attempts count includes the first non-error run, the total number of times job will be run, including the very first one before any “retries”! So attempts 1 means “never retry” and does nothing. Oops. If you actually want to retry only once, in my Rails 6.1 app this is what did it for me:
# will actually retry once retry_on StandardError, attempts: 2
(I think this means the default,
attempts: 5 actually means your job can be run a total of 5 times– one original time and 4 retries. I guess that’s what was intended?)
Note: job_id stays the same through retries, hooray
By the way, I checked, and at least in Rails 6.1, the ActiveJob#job_id stays the same on retries. If the job runs once and is retried twice more, it’ll have the same job_id each time, you’ll see three
Performing lines in your logs, with the same job_id.
Phew! I think that’s the right thing to do, so we can easily correlate these as retries of the same jobs in our logs. And if we’re keeping the job_id somewhere to check back and see if it succeeded or failed or whatever, it stays consistent on retry.
Glad this is what ActiveJob is doing!
Logging isn’t great, but can be customized
Rails will automatically log retries with a line that looks like this:
Retrying TestFailureJob in 0 seconds, due to a RuntimeError. # logged at `info` level
Eventually when it decides it’s
attempts are exhausted, it’ll say something like:
Stopped retrying TestFailureJob due to a RuntimeError, which reoccurred on 2 attempts. # logged at `error` level
This does not include the job-id though, which makes it harder than it should be to correlate with other log lines about this job, and follow the job’s whole course through your log file.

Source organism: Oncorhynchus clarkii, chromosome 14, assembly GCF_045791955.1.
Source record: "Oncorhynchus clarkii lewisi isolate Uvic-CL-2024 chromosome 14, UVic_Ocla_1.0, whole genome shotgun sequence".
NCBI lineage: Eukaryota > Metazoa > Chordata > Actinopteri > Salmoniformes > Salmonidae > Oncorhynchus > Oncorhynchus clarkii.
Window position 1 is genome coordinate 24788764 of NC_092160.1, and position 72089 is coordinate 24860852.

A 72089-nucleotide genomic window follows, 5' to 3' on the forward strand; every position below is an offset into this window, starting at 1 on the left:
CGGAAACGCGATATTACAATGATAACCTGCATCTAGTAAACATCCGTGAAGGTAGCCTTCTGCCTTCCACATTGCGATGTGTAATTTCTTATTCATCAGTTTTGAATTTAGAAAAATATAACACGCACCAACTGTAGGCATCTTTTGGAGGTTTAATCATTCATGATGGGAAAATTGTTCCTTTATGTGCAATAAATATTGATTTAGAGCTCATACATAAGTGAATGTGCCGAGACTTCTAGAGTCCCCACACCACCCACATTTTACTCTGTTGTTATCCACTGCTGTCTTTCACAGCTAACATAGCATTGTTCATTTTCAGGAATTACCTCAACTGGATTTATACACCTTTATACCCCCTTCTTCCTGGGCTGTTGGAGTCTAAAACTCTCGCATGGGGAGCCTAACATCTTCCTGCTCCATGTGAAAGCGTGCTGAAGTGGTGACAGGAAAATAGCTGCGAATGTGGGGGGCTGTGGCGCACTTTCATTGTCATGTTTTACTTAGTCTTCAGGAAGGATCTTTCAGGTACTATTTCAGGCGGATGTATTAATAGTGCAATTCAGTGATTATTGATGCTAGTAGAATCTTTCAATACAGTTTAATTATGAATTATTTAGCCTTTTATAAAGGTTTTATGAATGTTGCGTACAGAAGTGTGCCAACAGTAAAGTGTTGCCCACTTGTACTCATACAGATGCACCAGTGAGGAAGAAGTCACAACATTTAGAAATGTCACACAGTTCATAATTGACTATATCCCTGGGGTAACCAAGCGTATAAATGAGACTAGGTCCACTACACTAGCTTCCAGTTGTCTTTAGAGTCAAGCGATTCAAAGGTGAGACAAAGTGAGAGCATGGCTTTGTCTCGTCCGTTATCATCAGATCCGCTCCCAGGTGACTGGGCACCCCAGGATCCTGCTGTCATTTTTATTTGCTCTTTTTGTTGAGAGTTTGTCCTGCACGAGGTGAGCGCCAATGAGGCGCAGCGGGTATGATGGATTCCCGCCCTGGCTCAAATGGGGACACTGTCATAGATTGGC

It’s also inconsistent with other default ActiveJob log lines, which include:
- the Job ID in text
- tags (Rails tagged logging system) with the job id and the string
"[ActiveJob]". Because of the way the Rails code applies these only around perform/enqueue, retry/discard related log lines apparently end up not included.
- The Exception message not just the class when there’s a class.
You can see all the built-in ActiveJob logging in the nicely compact ActiveJob::LogSubscriber class. And you can see how the log line for retry is kind of inconsistent with eg perform.
Maybe this inconsistency has persisted so long in part because few people actually use ActiveJob retry, they’re all still using their backends backend-specific functionality? I did try a PR to Rails for at least consistent formatting (my PR doesn’t do tagging), not sure if it will go anywhere, I think blind PR’s to Rails usually do not.
In the meantime, after trying a bunch of different things, I think I figured out the reasonable way to use the ActiveSupport::Notifications/LogSubscriber API to customize logging for the retry-related events while leaving it untouched from Rails for the others? See my solution here.
(Thanks to BigBinary blog for showing up in google and giving me a head start into figuring out how ActiveJob retry logging was working.)
(note: There’s also this: https://github.com/armandmgt/lograge_active_job But I’m not sure how working/maintained it is. It seems to only customize activejob exception reports, not retry and other events. It would be an interesting project to make an up-to-date activejob-lograge that applied to ALL ActiveJob logging, expressing every event as key/values and using lograge formatter settings to output. I think we see exactly how we’d do that, with a custom log subscriber as we’ve done above!)
Warning: ApplicationJob configuration won’t work for emails
You might think since we configured
ApplicationJob, all our bg jobs are now set up for retrying.
Good_job README explains that ActiveJob mailers don’t descend from ApplicationMailer. (I am curious if there’s any good reason for this, it seems like it would be nice if they did!)
The good_job README provides one way to configure the built-in Rails mailer superclass for retries.
You could maybe also try setting
delivery_job on that mailer superclass to use a custom delivery job (thanks again BigBinary for the pointer)… maybe one that subclasses the default class to deliver emails as normal, but let you set some custom options like retry_on? Not sure if this would be preferable in any way.